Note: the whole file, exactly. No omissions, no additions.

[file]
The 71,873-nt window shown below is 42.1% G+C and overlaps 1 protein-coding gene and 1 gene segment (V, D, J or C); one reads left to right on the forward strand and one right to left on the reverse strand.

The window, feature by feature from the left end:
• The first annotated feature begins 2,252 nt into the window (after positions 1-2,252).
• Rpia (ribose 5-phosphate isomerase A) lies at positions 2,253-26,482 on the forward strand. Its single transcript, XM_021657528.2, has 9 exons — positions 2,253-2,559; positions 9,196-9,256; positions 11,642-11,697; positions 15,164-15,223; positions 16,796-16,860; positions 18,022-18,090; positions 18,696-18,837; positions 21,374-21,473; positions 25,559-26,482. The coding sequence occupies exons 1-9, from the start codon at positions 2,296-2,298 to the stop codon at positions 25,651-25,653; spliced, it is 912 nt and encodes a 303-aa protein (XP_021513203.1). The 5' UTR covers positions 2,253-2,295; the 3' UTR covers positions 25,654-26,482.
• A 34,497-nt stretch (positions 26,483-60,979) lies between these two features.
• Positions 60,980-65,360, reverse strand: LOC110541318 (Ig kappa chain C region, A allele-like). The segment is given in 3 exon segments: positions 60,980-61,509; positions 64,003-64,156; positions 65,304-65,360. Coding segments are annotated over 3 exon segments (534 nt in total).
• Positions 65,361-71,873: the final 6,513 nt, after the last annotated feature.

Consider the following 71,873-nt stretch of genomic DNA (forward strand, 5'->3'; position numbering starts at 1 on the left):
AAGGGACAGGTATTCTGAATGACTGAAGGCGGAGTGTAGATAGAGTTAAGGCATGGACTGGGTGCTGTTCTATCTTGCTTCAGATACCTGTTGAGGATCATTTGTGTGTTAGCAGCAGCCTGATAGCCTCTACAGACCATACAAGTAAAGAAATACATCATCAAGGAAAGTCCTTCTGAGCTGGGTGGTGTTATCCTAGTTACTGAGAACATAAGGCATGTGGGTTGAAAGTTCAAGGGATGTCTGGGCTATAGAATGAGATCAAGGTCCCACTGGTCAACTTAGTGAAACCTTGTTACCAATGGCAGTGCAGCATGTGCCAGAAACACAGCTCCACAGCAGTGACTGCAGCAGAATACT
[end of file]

The 71,873-nt window shown below is 42.1% G+C and overlaps 1 protein-coding gene and 1 gene segment (V, D, J or C); one reads left to right on the forward strand and one right to left on the reverse strand.

The window, feature by feature from the left end:
• The first annotated feature begins 2,252 nt into the window (after positions 1-2,252).
• Rpia (ribose 5-phosphate isomerase A) lies at positions 2,253-26,482 on the forward strand. Its single transcript, XM_021657528.2, has 9 exons — positions 2,253-2,559; positions 9,196-9,256; positions 11,642-11,697; positions 15,164-15,223; positions 16,796-16,860; positions 18,022-18,090; positions 18,696-18,837; positions 21,374-21,473; positions 25,559-26,482. The coding sequence occupies exons 1-9, from the start codon at positions 2,296-2,298 to the stop codon at positions 25,651-25,653; spliced, it is 912 nt and encodes a 303-aa protein (XP_021513203.1). The 5' UTR covers positions 2,253-2,295; the 3' UTR covers positions 25,654-26,482.
• A 34,497-nt stretch (positions 26,483-60,979) lies between these two features.
• Positions 60,980-65,360, reverse strand: LOC110541318 (Ig kappa chain C region, A allele-like). The segment is given in 3 exon segments: positions 60,980-61,509; positions 64,003-64,156; positions 65,304-65,360. Coding segments are annotated over 3 exon segments (534 nt in total).
• Positions 65,361-71,873: the final 6,513 nt, after the last annotated feature.

Consider the following 71,873-nt stretch of genomic DNA (forward strand, 5'->3'; position numbering starts at 1 on the left):
AAGGGACAGGTATTCTGAATGACTGAAGGCGGAGTGTAGATAGAGTTAAGGCATGGACTGGGTGCTGTTCTATCTTGCTTCAGATACCTGTTGAGGATCATTTGTGTGTTAGCAGCAGCCTGATAGCCTCTACAGACCATACAAGTAAAGAAATACATCATCAAGGAAAGTCCTTCTGAGCTGGGTGGTGTTATCCTAGTTACTGAGAACATAAGGCATGTGGGTTGAAAGTTCAAGGGATGTCTGGGCTATAGAATGAGATCAAGGTCCCACTGGTCAACTTAGTGAAACCTTGTTACCAATGGCAGTGCAGCATGTGCCAGAAACACAGCTCCACAGCAGTGACTGCAGCAGAATACT